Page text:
Adult principal social workers should be part of their organisation’s leadership team and have any additional responsibilities limited, government guidance has said.
The Department of Health and Social Care last week issued a document setting out adult PSWs’ roles and responsibilities and a separate statement of capabilities required of the role, designed to improve consistency in the way it is carried out nationally and improve its standing.
A survey of PSWs in 2017 found that two-thirds of adult PSWs fulfilled a ‘hybrid’ role, meaning they carried out their duties alongside management positions. It also found a variation in the rank of PSWs within organisations, with principals operating across a range of levels from consultant practitioners and team managers up to assistant director level.
The government guidance, issued last week, is designed aims to get rid of uncertainty around the PSW role while improving its standing.
Limiting additional responsibilities
The capabilities statement says that PSWs’ additional responsibilities should be limited and they should also be “party to decision-making with managers and directors in the top tiers of the organisation and be a member of a
relevant high-level leadership team”.
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The statement also says that PSWs should be highly visible and occupy a position of significant influence in the local health and social care system, model through their practice “behaviours that demonstrate integrity, consistency and the ability to use legitimate challenge”, provide practice leadership in complex cases and support the development of strengths-based practice.
The roles and responsibilities document – drawn up with the Association of Directors of Adult Social Services and Adult Principal Social Worker Network – says PSWs’ functions include leading on social work practice, effective supervision and professional development, disseminating findings from safeguarding adults reviews and advising directors on complex safeguarding and fitness to practise cases.
The guidance also highlights the resource tensions facing PSWs in their role. The capabilities statement says they should advocate for sufficient social work resources in order that personalised, integrated care and support is available and appropriate safeguarding procedures implemented, and that they should also “advocate for best practice without being compromised by resource-led considerations”.
It then adds: “This is a difficult balance as PSWs should take resources into account, as part of their accountability to all people who may need care and support, but they should not be constrained in their professional judgement by the
need to reduce costs.”
Need for clarification
The PSW role originates from Eileen Munro’s influential review of child protection services, which reported in 2011.
Munro recommended every council appoint a principal child and family social worker who was a senior manager but active in frontline practice. The role was then recommended for adult social care services.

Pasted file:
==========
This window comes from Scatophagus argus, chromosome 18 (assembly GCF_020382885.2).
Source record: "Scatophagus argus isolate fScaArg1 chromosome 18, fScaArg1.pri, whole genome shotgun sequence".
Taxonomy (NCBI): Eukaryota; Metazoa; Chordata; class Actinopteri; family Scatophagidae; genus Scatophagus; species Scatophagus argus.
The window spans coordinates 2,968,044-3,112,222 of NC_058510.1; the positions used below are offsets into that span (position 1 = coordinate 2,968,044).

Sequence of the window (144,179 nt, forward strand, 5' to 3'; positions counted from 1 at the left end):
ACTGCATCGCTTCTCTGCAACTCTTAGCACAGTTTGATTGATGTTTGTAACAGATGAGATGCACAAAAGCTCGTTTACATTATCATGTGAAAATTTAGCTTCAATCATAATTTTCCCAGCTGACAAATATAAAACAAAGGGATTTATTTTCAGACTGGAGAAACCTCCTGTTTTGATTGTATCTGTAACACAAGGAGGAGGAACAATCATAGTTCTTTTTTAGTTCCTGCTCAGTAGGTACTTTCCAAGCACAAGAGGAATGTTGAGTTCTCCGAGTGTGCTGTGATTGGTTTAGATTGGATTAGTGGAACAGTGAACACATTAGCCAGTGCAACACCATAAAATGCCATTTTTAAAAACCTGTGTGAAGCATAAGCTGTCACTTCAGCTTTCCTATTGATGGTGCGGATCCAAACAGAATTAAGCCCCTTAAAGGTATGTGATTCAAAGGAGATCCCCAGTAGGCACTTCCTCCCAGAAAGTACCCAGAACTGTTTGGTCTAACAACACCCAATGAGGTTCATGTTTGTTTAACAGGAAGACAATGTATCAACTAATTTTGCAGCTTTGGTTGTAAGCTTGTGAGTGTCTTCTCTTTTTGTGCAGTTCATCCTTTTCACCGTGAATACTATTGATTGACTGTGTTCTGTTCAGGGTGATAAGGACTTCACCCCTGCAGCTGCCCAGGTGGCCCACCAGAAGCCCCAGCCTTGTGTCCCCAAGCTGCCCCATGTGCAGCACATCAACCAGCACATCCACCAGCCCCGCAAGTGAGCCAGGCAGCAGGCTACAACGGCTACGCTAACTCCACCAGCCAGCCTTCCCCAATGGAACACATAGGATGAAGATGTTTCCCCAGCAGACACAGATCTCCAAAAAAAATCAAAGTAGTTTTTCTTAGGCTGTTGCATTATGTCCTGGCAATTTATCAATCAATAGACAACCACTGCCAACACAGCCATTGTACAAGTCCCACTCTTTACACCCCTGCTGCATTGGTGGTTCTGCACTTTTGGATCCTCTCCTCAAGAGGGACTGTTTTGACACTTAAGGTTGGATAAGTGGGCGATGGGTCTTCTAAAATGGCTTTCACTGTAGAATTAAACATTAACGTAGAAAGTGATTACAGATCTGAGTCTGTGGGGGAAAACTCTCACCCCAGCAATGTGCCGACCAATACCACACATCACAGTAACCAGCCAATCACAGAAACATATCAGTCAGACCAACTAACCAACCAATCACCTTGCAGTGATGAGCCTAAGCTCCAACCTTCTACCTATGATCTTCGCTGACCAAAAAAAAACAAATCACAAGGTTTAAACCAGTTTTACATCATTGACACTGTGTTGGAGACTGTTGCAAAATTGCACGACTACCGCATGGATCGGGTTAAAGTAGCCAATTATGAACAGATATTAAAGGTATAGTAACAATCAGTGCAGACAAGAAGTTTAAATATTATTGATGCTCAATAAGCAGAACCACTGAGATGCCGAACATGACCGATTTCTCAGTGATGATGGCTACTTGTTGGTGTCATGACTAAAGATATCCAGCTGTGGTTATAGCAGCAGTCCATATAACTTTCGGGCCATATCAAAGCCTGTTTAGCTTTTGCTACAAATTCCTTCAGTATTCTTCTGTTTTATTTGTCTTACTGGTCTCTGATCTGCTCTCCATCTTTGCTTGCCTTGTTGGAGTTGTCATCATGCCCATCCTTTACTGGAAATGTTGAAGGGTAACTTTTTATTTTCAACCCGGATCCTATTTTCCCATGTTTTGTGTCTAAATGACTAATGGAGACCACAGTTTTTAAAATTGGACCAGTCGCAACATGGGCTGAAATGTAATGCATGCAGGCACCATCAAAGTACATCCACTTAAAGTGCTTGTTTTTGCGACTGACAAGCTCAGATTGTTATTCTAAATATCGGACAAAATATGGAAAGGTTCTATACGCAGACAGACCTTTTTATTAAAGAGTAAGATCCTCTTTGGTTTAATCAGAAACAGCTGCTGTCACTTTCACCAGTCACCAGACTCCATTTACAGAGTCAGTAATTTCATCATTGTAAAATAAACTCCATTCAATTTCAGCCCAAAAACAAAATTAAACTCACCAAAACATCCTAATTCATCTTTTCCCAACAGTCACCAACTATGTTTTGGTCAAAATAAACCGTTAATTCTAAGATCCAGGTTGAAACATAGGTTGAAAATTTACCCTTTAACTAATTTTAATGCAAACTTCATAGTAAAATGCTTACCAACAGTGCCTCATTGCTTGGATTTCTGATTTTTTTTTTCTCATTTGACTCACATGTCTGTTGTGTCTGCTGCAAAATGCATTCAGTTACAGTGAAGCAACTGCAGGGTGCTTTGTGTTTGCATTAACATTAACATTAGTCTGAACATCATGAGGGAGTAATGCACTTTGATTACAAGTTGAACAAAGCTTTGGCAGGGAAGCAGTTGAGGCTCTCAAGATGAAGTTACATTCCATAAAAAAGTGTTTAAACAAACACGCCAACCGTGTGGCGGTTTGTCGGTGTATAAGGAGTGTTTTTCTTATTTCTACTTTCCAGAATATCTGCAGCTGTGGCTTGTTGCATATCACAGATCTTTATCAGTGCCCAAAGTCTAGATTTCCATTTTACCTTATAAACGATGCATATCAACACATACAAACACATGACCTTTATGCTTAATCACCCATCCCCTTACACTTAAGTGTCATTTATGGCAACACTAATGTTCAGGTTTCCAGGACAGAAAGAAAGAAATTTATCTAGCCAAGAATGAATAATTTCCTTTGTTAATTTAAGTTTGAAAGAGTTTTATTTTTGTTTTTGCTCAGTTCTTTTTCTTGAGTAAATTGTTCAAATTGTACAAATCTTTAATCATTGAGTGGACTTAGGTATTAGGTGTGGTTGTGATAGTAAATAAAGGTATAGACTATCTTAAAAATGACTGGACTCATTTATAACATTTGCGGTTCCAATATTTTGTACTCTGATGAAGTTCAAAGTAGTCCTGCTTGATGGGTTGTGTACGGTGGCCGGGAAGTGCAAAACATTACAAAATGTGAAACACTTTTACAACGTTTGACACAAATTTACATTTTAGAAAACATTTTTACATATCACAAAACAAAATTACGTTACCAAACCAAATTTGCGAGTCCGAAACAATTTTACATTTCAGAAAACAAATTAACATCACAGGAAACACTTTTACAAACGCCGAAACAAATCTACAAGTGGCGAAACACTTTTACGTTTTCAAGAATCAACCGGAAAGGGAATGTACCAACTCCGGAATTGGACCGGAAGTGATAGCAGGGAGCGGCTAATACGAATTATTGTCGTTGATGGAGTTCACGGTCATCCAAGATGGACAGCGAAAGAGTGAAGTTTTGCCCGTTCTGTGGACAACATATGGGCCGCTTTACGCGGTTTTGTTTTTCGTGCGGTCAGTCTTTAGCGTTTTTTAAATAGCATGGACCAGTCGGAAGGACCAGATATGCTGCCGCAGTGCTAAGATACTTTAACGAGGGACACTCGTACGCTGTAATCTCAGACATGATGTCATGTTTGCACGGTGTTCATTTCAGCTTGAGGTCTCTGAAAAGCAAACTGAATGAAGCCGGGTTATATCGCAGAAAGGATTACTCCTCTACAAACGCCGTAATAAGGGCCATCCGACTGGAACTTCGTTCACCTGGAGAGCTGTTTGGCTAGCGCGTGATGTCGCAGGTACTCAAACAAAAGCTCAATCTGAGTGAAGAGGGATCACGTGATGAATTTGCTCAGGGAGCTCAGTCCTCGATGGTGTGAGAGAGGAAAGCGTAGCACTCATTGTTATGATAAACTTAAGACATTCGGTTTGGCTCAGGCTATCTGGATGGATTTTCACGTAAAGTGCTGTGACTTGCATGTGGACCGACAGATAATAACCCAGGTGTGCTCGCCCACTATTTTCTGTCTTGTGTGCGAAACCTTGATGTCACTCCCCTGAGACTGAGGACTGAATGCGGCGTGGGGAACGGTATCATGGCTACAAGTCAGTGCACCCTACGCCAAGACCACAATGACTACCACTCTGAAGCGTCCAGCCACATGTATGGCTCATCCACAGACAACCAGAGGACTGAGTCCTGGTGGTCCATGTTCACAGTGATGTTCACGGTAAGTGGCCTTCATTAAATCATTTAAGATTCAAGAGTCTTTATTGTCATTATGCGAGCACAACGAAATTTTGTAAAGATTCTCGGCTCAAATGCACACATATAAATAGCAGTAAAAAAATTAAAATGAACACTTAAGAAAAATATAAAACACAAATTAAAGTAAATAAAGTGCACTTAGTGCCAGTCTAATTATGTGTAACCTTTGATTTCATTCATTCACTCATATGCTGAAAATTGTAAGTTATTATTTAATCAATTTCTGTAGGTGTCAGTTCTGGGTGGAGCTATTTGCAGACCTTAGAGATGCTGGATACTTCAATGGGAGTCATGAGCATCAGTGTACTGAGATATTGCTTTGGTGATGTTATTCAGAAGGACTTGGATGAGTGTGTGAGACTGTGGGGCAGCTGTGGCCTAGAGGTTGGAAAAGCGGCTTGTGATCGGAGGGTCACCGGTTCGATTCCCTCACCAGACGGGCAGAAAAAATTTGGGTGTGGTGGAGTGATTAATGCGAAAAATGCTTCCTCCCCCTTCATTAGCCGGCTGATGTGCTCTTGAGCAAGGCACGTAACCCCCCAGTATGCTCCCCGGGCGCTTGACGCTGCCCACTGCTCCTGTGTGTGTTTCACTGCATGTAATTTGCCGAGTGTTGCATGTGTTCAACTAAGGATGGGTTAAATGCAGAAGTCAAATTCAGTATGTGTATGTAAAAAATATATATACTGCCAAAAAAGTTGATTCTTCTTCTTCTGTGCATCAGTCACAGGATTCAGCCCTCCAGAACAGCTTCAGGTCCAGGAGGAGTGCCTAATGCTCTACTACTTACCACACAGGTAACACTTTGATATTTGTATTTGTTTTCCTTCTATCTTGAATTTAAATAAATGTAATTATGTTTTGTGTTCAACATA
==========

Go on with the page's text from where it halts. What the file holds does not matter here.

The Munro review did not specify whether the role should be a dedicated post or not. But concerns have previously been voiced that some councils have treated the PSW role as an ‘add on’ to management roles.
The majority of local authorities now have adult PSWs and the Care Act 2014 firmly embedded the role in local authorities. The 2016 revised Care Act guidance said local authorities “should make arrangements to have a qualified and registered social work professional practice lead in place” to carry out a range of practice leadership functions.
PSWs within mental health trusts
The roles and responsibilities document also includes an update on the PSW role within mental health trusts.
Most trusts have a lead for social work, who has assumed the PSW role in that organisation, while the statutory function still sits with the PSW based in the relevant local authority.
The guidance encourages PSWs within mental health trusts to develop a “direct report line” to either the statutory PSW or to the DASS.
This, it says, is to “provide assurance of practice in relation to all delegated functions to the mental health trust”.
Raising quality and consistency
Chief social worker Lyn Romeo said of the new documents: “Together, these form part of the government’s ambition to further raise the quality and consistency of social work supervision and leadership.”
“This will help ensure we have enough social workers with the right skills and knowledge to support quality practice, improve retention, increase morale and, most importantly, improve outcomes for the people and communities with whom social workers work.”
Ensuring effective supervision
Separately, the DHSC has introduced a national programme to improve the quality of supervision given to social workers last week.
The train the trainer supervisor development programme, which will be led by the Research in Practice for Adults (RiPfA) and has been informed by the Department for Education’s programme for child and family social work supervisors, will ensure that supervisors are supported to reach and maintain the required capabilities.
These were set out at the end of last year in post-qualifying standards for adult social work supervisors published by the DHSC.
The standards looked to increase the emphasis on critical reflection in supervision and provide a clearer career progression for adults’ practitioners, establishing eight key areas of focus.
The new programme is aimed at PSWs, practice development leads and other senior social workers in adult services responsible for delivering and overseeing effective supervision.